The SB2 Virus
Last November the Maryland General Assembly inadvertently installed a “Trojan Virus,” now named “SB2,” on the critically important Maryland technology industry.
The “SB2” virus was hidden in a program called “The Tax Reform Act of 2007.” It was downloaded on the backs of hard-working Marylanders by legislators as they put the finishing touches on the special taxing session, in an attempt to ameliorate a perceived budget deficit based on fuzzy numbers and voodoo math.
With no meaningful input from the public, Senate Bill 2 passed the Senate on November 9 by a vote of 24 to 20. The House passed an equivalent measure on November 13, by a vote of 74 to 36. (Take note of these numbers…)
It passed in spite of the heroic last-ditch efforts of Eastern Shore Republican Delegate Jeannie Haddaway, an accomplished techie – a graphic artist and web designer. She offered an amendment on the floor to remove the computer tax component from the bill just before the final vote.
Unbeknownst to Marylander until after the vote, the SB2 virus extended the (increased) sales tax to computer services. According to a Department of Legislative Services’ “malicious software alert” – “The Legislative Wrap-Up,” – the software code of the legislation, promptly executed and installed into law later on November 19, includes taxes on “computer facilities management and operation, custom computer programming, computer system planning and design that integrate computer hardware, software, and communication technologies, computer disaster recovery and data processing, storage, and recovery, as well as hardware or software installation, or maintenance and repair.…”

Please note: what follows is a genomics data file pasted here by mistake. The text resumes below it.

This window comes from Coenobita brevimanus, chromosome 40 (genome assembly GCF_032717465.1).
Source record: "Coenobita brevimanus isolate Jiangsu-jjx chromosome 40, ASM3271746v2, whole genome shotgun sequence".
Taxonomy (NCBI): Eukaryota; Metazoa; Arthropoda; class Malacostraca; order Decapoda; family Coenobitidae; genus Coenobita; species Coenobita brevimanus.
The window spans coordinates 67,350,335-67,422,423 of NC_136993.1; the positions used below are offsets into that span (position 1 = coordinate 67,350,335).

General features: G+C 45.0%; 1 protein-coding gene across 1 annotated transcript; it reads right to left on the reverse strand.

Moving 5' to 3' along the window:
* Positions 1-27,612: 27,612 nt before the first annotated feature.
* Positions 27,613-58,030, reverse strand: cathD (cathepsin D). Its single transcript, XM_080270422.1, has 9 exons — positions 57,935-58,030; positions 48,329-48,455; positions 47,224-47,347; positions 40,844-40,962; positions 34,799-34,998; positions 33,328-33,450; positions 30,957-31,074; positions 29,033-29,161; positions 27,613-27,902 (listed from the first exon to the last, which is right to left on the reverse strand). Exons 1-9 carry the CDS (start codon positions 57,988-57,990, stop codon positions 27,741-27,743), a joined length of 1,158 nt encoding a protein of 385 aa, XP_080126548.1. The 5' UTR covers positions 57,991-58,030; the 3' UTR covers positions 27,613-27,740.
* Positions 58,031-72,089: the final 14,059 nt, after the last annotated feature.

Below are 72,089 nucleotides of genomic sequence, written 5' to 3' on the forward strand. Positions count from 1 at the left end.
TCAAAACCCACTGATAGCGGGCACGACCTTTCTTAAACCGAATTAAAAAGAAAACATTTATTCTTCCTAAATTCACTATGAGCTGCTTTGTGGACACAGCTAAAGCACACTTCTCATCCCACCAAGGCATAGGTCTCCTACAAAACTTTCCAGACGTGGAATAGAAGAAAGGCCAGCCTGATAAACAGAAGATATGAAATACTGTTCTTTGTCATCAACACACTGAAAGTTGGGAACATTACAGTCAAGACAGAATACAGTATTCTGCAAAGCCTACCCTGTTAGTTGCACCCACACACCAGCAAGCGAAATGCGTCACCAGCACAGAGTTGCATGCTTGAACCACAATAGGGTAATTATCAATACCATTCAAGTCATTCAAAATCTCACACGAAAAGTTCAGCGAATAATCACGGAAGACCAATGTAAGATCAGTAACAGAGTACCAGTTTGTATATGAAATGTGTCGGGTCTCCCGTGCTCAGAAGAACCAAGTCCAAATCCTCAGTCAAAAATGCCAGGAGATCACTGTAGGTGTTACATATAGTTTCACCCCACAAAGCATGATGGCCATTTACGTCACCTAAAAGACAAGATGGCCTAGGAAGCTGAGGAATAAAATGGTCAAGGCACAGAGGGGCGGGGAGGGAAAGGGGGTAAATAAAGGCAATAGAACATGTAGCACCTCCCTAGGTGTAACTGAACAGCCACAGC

In spite of the fact that Democrat Baltimore City State Senator – and Senate majority whip – Lisa Gladden has determined that any criticism of the tax increases is “undemocratic,” indulge me, please.
Yes, dear reader, at the Greater Baltimore Committee’s 2008 Legislative Forum on January 28, Senator Gladden said (please stand while your read this next part,) that “we have a responsibility, if not to ourselves, then to the larger community. We have to pay taxes.”
You may resume sitting now, continuing to hum “America the Beautiful.”
For those following along on their computers at home, the final version of “Senate Bill 2” came about as the result of a Google search by the governor and General Assembly for anything that breathes or moves and was therefore available to be taxed.
With “safe search” off, and armed with plenty of Twinkies and coffee, the quest resulted in 94 bills being introduced, 34 in the Senate and 60 in the House.
SB2 provided some delightful operatic moments such as the hearing on November 3rd. It was there, according to the Capital News Service, that an “unlikely alliance of tattoo artists and interior designers testified …against a proposal to extend the sales tax to their services, one of dozens of revenue-generating bills heard by a House committee.”